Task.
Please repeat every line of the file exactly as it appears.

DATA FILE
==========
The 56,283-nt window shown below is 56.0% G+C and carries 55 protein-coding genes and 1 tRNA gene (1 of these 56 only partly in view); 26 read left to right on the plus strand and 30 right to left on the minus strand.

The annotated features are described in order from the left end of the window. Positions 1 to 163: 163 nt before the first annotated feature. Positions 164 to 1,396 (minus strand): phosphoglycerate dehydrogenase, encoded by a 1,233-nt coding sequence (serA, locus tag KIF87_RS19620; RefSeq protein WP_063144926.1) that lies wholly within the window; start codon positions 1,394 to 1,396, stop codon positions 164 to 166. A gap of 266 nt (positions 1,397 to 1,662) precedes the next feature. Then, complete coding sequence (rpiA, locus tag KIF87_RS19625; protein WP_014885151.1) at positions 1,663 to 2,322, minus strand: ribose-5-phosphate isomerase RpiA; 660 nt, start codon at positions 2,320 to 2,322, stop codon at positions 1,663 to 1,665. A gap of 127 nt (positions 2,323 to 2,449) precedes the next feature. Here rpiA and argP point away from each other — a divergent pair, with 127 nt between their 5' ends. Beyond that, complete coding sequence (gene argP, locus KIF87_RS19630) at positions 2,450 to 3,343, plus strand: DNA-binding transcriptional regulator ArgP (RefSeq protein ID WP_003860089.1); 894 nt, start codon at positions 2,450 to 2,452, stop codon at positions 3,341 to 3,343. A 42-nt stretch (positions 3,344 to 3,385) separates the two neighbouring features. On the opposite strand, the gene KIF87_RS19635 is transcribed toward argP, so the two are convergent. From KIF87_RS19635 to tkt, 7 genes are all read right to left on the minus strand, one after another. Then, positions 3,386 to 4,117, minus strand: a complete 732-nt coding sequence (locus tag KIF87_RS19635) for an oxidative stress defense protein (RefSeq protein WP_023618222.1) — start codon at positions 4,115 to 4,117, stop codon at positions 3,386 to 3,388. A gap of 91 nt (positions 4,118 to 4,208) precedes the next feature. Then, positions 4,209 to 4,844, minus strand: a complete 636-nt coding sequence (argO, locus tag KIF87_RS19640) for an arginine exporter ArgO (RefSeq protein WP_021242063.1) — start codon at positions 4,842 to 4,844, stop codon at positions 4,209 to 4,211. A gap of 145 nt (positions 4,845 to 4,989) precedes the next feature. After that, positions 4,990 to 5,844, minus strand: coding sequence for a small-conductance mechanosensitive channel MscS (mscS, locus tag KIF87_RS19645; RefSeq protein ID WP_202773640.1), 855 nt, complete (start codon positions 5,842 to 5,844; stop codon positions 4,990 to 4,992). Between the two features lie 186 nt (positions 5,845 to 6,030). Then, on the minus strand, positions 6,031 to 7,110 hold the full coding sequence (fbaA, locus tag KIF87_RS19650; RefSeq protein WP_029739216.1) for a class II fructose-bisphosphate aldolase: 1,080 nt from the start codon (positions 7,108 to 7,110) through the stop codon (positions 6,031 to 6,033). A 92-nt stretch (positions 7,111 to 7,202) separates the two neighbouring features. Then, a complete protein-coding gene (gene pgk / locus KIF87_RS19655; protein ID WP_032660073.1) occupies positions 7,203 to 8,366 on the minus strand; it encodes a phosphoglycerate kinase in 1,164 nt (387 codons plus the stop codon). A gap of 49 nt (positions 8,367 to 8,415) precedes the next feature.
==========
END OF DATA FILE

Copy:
The 56,283-nt window shown below is 56.0% G+C and carries 55 protein-coding genes and 1 tRNA gene (1 of these 56 only partly in view); 26 read left to right on the plus strand and 30 right to left on the minus strand.

The annotated features are described in order from the left end of the window. Positions 1 to 163: 163 nt before the first annotated feature. Positions 164 to 1,396 (minus strand): phosphoglycerate dehydrogenase, encoded by a 1,233-nt coding sequence (serA, locus tag KIF87_RS19620; RefSeq protein WP_063144926.1) that lies wholly within the window; start codon positions 1,394 to 1,396, stop codon positions 164 to 166. A gap of 266 nt (positions 1,397 to 1,662) precedes the next feature. Then, complete coding sequence (rpiA, locus tag KIF87_RS19625; protein WP_014885151.1) at positions 1,663 to 2,322, minus strand: ribose-5-phosphate isomerase RpiA; 660 nt, start codon at positions 2,320 to 2,322, stop codon at positions 1,663 to 1,665. A gap of 127 nt (positions 2,323 to 2,449) precedes the next feature. Here rpiA and argP point away from each other — a divergent pair, with 127 nt between their 5' ends. Beyond that, complete coding sequence (gene argP, locus KIF87_RS19630) at positions 2,450 to 3,343, plus strand: DNA-binding transcriptional regulator ArgP (RefSeq protein ID WP_003860089.1); 894 nt, start codon at positions 2,450 to 2,452, stop codon at positions 3,341 to 3,343. A 42-nt stretch (positions 3,344 to 3,385) separates the two neighbouring features. On the opposite strand, the gene KIF87_RS19635 is transcribed toward argP, so the two are convergent. From KIF87_RS19635 to tkt, 7 genes are all read right to left on the minus strand, one after another. Then, positions 3,386 to 4,117, minus strand: a complete 732-nt coding sequence (locus tag KIF87_RS19635) for an oxidative stress defense protein (RefSeq protein WP_023618222.1) — start codon at positions 4,115 to 4,117, stop codon at positions 3,386 to 3,388. A gap of 91 nt (positions 4,118 to 4,208) precedes the next feature. Then, positions 4,209 to 4,844, minus strand: a complete 636-nt coding sequence (argO, locus tag KIF87_RS19640) for an arginine exporter ArgO (RefSeq protein WP_021242063.1) — start codon at positions 4,842 to 4,844, stop codon at positions 4,209 to 4,211. A gap of 145 nt (positions 4,845 to 4,989) precedes the next feature. After that, positions 4,990 to 5,844, minus strand: coding sequence for a small-conductance mechanosensitive channel MscS (mscS, locus tag KIF87_RS19645; RefSeq protein ID WP_202773640.1), 855 nt, complete (start codon positions 5,842 to 5,844; stop codon positions 4,990 to 4,992). Between the two features lie 186 nt (positions 5,845 to 6,030). Then, on the minus strand, positions 6,031 to 7,110 hold the full coding sequence (fbaA, locus tag KIF87_RS19650; RefSeq protein WP_029739216.1) for a class II fructose-bisphosphate aldolase: 1,080 nt from the start codon (positions 7,108 to 7,110) through the stop codon (positions 6,031 to 6,033). A 92-nt stretch (positions 7,111 to 7,202) separates the two neighbouring features. Then, a complete protein-coding gene (gene pgk / locus KIF87_RS19655; protein ID WP_032660073.1) occupies positions 7,203 to 8,366 on the minus strand; it encodes a phosphoglycerate kinase in 1,164 nt (387 codons plus the stop codon). A gap of 49 nt (positions 8,367 to 8,415) precedes the next feature.